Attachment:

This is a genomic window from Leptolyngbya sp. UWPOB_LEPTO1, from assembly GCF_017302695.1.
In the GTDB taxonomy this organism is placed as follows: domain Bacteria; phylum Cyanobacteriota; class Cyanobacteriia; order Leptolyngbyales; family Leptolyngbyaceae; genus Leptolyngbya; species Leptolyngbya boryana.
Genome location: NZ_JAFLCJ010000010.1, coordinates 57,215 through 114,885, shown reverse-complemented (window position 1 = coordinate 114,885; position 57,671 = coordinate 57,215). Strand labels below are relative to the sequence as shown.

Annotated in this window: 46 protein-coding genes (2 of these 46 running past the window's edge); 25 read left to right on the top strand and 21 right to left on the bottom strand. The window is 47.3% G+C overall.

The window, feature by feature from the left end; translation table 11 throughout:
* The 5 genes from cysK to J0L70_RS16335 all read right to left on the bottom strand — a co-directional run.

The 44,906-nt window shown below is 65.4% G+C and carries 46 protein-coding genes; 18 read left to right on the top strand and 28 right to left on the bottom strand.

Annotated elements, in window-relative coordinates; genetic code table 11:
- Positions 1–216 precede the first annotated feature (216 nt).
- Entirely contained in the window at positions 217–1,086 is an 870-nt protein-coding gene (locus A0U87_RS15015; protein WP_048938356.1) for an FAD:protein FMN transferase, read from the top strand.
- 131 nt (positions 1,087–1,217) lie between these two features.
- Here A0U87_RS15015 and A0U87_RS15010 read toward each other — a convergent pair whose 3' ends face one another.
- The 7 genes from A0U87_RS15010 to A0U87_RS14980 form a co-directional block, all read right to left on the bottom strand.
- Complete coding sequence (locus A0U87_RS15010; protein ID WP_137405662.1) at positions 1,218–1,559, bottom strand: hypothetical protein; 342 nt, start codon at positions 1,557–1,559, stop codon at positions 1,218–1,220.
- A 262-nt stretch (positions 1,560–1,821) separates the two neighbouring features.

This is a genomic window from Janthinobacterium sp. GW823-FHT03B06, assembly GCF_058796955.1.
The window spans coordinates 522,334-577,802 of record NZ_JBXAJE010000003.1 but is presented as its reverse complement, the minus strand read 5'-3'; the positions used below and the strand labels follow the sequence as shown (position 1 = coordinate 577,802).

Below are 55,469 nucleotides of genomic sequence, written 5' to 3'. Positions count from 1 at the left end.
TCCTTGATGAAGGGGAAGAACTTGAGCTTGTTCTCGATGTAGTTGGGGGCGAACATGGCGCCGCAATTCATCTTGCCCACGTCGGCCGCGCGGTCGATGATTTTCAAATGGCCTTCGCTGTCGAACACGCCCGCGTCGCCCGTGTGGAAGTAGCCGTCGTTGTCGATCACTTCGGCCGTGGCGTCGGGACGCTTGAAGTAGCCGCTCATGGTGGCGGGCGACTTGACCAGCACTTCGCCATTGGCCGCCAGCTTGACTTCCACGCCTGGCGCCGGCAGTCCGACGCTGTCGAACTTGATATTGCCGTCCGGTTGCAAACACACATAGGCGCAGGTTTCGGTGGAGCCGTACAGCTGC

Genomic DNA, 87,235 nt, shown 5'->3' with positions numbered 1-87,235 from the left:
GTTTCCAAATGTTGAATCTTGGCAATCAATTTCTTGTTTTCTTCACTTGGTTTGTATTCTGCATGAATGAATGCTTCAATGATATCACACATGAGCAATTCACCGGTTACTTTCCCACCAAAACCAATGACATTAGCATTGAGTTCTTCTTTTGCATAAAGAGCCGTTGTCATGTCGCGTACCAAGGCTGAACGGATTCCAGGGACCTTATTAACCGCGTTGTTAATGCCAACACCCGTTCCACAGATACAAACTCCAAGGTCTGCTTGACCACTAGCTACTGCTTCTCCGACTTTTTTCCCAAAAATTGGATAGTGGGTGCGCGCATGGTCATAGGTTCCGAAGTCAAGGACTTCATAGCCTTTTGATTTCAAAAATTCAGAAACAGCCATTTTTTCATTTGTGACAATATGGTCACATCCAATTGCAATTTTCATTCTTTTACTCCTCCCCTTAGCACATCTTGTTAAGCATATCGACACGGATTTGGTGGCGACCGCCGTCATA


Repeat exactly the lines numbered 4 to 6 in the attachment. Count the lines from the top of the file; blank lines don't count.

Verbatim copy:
Annotated in this window: 46 protein-coding genes (2 of these 46 running past the window's edge); 25 read left to right on the top strand and 21 right to left on the bottom strand. The window is 47.3% G+C overall.

The window, feature by feature from the left end; translation table 11 throughout:
* The 5 genes from cysK to J0L70_RS16335 all read right to left on the bottom strand — a co-directional run.